At a national assembly focused on the sex-abuse crisis, numerous U.S. Roman Catholic bishops called for a formal repudiation of Theodore McCarrick, the ex-cardinal facing allegations of sexual misconduct over a long stretch of his career.
The U.S. Conference of Catholic Bishops, nearing the close of its three-day meeting, has been striving to show a commitment to combating clergy sex-abuse even though the Vatican ordered it to delay votes on two key anti-abuse proposals.
While the abuse scandal has affected many dioceses nationwide, the bishops appeared to be most angered and embarrassed by McCarrick, who allegedly abused and harassed youths and seminarians over many years as he rose to be archbishop of Washington and a member of the College of Cardinals until his removal by Pope Francis in July.
Several investigations, including one at the Vatican, are underway to determine who might have known about and covered up McCarrick’s alleged misconduct. The U.S. bishops expressed eagerness to learn details of the Vatican probe but defeated a motion pressing for access to information uncovered in that process.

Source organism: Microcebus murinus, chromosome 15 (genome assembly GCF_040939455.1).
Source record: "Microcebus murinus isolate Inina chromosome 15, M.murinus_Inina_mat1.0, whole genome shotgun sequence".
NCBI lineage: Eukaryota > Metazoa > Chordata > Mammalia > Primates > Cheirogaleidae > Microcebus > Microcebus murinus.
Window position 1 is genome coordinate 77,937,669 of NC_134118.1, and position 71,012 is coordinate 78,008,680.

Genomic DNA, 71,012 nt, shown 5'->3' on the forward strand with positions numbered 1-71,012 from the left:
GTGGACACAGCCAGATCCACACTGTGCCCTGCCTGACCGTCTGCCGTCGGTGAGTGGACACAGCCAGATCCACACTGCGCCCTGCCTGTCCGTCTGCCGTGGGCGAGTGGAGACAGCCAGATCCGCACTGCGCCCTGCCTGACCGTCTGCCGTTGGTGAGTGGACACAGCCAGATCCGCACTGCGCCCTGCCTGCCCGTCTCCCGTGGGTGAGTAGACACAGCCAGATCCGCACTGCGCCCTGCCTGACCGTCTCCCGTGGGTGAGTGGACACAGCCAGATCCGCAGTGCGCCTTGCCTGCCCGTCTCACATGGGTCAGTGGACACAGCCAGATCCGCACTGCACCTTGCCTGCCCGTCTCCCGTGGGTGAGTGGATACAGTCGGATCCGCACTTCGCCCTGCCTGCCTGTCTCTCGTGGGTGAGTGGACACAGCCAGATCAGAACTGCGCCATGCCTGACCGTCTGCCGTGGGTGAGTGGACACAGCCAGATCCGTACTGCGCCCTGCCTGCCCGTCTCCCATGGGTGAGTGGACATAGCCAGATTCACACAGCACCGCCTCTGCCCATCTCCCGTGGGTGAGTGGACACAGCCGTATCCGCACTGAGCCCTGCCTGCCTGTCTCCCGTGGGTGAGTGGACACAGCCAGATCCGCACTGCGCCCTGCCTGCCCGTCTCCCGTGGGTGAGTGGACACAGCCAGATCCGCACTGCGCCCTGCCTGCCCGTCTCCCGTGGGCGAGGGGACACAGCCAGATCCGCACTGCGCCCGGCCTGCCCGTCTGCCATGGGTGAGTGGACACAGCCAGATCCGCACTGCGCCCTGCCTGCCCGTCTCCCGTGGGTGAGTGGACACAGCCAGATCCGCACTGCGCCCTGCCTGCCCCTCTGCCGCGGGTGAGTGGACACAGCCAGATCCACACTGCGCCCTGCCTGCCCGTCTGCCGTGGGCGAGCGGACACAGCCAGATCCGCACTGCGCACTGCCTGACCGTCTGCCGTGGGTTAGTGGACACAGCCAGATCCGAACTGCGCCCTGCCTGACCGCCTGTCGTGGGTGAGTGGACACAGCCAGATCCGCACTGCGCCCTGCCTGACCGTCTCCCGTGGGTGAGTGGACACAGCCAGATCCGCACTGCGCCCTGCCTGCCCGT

We have taken no official action to distance ourselves form the shameful behavior of one of our own,” said Bishop Liam Cary, of Baker, Oregon. “What do people make of our silence?”
Bishop Michael Olson, of Fort Worth, Texas, noted with regret that McCarrick has not been defrocked and would have been eligible to participate in this week’s assembly.
“He is not welcome,” Olson said. “We should say that for his sake, and out of respect for those he has harmed.”